For a change of scenery, we followed a tip from a Russian friend of mine, and boarded the Moscow metro (which is indeed an impressive sight) in the direction of VDNKh
This is when tips from locals really come in handy because I would never have known to visit here otherwise. It’s a huge park, developed by the likes of Stalin and Khrushchev as a sort of Expo, with pavilions for all countries in the Soviet Union. These days it’s used for all sorts – sports, food, exhibitions, there’s an aquarium, a space museum, even a McDonalds in there, 100% what our communist ancestors would’ve wanted, no doubt. It was snowing like crazy but it was so amazing to be probably the only foreigners in there.
Next morning we were up early and boarded a very swanky train for St Petersburg! Now this city has a very different vibe to Moscow. I had thought it might be more ‘touristy’? Perhaps that is true in the summer, but certainly not in the middle of the massive snowstorm that afternoon!
Our hotel was cute, even though the pictures online were VERY different from the reality (like, a completely different building) We set out to have a late lunch and by pure chance, found Vaffel & Wine, which does what it says on the tin: waffles and wine. It. Was. So. Good. If you’re ever there, look it up.
We walked to Palace Square and the Hermitage. We crossed the bridge over the river Neva, which was completely frozen. The snow was pretty bad at this point, so we decided that we would get dinner and hibernate. Another great meal, on the same street (Gorokhovaya) as the waffles, this one was at the Clean Plates Society – Stroganov in the home of this dish, washed down with St Petersburg cider!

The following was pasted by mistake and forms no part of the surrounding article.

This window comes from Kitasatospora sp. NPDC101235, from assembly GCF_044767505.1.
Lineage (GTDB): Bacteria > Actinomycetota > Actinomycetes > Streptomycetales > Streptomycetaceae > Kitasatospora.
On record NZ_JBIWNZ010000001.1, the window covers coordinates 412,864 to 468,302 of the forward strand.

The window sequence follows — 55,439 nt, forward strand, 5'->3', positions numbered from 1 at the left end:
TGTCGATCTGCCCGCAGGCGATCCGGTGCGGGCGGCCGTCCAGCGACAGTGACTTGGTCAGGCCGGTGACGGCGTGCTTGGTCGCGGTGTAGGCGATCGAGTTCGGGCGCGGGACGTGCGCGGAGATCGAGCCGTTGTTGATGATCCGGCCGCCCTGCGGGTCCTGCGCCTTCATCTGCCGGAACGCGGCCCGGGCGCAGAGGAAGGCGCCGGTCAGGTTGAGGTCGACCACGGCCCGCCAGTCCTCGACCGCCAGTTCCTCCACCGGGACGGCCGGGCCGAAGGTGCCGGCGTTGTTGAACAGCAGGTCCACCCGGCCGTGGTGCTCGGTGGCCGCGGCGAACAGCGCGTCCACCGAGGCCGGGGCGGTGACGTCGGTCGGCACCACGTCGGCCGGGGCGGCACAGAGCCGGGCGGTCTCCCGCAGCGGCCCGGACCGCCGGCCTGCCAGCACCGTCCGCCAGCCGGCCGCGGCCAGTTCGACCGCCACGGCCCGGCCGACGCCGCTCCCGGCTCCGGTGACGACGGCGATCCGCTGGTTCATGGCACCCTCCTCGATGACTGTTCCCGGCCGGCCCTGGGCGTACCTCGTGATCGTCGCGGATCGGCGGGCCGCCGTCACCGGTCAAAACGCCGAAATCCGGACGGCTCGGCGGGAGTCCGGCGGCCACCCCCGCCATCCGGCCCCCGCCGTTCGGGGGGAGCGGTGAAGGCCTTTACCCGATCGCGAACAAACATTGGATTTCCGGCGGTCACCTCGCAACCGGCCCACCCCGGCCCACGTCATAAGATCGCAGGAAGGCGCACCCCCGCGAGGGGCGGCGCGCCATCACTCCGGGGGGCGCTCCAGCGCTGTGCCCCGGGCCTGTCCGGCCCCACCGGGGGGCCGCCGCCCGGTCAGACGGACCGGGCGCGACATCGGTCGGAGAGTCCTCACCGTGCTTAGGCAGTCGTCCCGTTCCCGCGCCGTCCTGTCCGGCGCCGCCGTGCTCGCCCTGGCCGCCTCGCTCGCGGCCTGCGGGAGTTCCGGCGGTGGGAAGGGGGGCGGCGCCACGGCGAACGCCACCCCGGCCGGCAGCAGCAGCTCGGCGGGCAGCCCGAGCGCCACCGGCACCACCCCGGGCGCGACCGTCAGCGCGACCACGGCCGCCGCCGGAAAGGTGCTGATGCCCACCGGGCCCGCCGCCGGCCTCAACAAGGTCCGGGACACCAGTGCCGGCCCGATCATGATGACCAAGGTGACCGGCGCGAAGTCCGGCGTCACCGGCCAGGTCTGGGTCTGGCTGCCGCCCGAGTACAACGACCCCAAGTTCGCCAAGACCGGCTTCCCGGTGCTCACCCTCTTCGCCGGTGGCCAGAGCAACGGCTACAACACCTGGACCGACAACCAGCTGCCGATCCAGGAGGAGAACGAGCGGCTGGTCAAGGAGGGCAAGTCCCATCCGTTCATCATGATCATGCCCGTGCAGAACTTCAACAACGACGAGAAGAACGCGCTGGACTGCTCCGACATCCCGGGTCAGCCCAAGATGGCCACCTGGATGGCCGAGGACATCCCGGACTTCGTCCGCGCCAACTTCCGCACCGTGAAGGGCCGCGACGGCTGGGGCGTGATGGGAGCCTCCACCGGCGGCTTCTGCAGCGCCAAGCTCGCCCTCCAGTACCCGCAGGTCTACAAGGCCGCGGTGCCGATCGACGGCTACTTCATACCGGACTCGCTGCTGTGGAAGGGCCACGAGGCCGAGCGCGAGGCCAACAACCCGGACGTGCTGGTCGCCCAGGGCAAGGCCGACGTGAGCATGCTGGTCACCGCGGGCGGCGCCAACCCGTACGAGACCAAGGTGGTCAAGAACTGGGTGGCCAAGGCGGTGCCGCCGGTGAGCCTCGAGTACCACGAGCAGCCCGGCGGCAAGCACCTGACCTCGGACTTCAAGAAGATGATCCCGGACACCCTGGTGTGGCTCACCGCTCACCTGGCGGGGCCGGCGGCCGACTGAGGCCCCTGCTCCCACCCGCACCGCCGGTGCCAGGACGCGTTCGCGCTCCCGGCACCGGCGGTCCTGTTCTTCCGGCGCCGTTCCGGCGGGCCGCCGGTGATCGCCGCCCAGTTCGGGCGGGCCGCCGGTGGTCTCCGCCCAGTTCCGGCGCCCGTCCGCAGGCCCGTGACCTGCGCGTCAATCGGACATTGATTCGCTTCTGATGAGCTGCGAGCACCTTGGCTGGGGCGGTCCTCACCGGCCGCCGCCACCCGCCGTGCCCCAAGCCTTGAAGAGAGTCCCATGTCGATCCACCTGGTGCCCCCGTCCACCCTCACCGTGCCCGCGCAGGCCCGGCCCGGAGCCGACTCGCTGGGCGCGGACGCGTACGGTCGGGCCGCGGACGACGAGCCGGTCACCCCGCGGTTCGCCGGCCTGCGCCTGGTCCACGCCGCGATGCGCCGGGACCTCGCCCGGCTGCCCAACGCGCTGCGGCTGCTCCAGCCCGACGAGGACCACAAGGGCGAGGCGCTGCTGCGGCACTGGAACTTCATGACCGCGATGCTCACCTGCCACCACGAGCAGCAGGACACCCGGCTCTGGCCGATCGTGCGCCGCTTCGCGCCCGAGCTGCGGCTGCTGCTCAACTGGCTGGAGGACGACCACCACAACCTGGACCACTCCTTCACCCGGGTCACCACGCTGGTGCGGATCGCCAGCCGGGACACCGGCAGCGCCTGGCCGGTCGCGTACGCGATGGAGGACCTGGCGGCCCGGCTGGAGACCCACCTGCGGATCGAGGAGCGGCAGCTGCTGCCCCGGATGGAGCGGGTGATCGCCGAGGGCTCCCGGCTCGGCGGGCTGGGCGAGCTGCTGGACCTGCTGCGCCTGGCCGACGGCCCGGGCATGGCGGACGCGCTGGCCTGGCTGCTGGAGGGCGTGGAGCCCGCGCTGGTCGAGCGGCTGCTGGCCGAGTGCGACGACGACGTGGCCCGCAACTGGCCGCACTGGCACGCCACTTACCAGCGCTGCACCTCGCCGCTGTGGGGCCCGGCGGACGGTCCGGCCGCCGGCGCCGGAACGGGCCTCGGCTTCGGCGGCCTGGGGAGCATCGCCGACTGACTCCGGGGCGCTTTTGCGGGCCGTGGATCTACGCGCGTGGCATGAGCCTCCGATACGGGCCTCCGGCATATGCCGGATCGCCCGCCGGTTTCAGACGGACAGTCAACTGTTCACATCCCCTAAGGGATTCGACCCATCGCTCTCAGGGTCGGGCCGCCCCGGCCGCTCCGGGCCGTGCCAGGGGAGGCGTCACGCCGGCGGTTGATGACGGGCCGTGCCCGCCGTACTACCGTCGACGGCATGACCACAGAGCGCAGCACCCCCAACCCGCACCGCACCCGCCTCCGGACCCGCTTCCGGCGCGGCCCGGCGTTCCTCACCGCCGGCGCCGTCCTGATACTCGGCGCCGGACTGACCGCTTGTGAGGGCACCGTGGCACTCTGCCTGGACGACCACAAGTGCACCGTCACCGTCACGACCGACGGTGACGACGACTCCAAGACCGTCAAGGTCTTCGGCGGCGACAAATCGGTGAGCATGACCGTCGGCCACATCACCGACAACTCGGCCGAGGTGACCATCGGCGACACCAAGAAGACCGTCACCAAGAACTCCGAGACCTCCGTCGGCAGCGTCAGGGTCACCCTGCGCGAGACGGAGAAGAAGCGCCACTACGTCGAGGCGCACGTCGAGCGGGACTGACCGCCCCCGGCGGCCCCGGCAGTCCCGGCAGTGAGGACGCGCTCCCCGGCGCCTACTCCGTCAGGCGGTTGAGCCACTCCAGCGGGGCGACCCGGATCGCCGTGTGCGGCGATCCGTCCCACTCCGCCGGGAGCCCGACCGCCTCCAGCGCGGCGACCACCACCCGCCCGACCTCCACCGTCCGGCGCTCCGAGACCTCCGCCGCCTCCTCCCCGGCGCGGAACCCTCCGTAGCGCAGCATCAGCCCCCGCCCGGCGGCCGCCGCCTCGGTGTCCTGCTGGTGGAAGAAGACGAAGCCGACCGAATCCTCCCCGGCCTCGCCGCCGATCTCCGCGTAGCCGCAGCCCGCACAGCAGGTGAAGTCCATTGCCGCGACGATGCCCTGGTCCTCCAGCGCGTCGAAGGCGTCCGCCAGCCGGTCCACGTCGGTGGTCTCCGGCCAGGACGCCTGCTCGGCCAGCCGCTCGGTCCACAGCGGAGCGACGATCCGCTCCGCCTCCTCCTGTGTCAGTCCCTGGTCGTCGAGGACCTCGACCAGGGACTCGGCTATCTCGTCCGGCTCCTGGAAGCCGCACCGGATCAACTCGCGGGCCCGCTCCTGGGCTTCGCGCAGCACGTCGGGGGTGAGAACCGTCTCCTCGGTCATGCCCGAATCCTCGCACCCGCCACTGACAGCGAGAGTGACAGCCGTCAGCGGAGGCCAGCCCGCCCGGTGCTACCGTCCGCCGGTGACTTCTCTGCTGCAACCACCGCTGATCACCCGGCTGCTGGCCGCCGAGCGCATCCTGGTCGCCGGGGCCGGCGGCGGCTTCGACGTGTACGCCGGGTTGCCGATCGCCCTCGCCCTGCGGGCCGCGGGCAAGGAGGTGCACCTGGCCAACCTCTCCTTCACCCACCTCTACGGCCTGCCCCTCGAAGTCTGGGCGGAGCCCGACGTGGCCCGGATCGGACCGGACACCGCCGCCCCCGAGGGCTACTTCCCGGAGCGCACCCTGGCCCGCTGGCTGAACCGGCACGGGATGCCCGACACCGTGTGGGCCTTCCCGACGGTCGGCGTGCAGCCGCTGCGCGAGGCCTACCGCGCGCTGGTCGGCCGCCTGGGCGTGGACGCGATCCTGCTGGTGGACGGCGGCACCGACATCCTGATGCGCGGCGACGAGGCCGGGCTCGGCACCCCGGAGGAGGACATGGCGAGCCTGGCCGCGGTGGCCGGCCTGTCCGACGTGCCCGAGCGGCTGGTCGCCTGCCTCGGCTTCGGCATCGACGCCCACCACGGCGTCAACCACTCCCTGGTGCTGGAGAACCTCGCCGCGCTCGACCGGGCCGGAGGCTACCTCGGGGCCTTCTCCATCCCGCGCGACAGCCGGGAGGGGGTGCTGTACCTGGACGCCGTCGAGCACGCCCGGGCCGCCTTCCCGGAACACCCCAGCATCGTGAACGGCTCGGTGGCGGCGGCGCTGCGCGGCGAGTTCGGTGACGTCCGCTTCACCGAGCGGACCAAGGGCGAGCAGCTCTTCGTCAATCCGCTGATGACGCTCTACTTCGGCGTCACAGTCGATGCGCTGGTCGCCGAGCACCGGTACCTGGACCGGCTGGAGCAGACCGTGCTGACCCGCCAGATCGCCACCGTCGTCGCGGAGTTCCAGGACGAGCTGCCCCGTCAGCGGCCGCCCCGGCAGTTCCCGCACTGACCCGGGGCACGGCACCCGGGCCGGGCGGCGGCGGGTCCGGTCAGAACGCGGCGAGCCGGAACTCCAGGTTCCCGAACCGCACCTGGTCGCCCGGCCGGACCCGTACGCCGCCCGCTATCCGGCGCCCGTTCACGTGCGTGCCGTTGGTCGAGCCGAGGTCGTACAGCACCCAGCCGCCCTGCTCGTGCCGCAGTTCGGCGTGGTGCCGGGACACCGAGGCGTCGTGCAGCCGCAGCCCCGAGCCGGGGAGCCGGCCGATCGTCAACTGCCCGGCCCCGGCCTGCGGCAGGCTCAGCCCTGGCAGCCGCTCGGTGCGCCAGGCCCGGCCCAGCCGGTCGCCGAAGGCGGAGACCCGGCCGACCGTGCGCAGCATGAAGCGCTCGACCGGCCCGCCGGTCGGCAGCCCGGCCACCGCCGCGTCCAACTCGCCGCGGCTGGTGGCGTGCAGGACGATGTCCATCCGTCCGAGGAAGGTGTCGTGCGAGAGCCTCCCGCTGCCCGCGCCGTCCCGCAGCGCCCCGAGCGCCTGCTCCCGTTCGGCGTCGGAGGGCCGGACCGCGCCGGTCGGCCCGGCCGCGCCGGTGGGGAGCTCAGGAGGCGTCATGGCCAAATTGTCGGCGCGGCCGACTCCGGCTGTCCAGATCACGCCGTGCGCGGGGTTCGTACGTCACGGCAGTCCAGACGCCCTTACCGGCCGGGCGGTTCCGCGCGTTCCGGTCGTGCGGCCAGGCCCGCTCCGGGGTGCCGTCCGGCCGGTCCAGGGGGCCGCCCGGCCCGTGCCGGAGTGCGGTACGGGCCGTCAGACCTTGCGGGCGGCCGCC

In the morning, we set out for the Hermitage. I’d definitely advise pre-booking a ticket, as queues were long even in temperatures of minus 10c, and truthfully, much like the Louvre in Paris, you could spend days in there and still not see everything. So if you want to go, and you should, have a plan. There’s only so much gold this girl can take, and if we’d planned a little better, we’d’ve avoided at least 100 tonnes of it. Also be warned, you have to take your coat off. You have to. I got yelled at twice because guards thought I might be considering NOT taking my coat off. So be sure to remember which cloakroom you left it in…
After another big snowy wander, we tried to visit The Bottle. This is a former prison, now converted into FUN STUFF. Bad planner over here (coat firmly on) did not even stop to think that a million other people might be thinking of ice skating that night, so sadly that had to fall by the wayside, but on the plus side, we did have another nice meal… A pattern is emerging…
Next day was our last. We decided to visit another church – this one is called On Spilled Blood, which is pretty terrifying. The name comes from the assassination of Tsar Alexander II, which took place on this very spot. I hate taking pictures indoors, but this was quite something:
This. Day. Was. So. Cold. Around -15 Centigrade, windy, and my phone even stopped working, so chilly were the conditions. I had the coat and the boots and the extra layers but at this point, even I was like, DONE. I’m clearly not built for snow! My Mediterranean heritage was screaming out! We ended in a poignant place – the eternal flame, the monument to the fighters who lost their lives in the Russian Revolution.
And then to the airport. And then home. It was a whirlwind trip, that’s for sure, but it was everything I wanted and needed it to be. Incredibly different. Incredibly interesting. Incredibly independent. I’ve never visited anywhere like it, and I would definitely recommend it, though I would say that it’s perhaps not for the fainthearted! Everywhere you turn there’s something new to see – and I put it all together myself.
Now I just need to plan my next trip…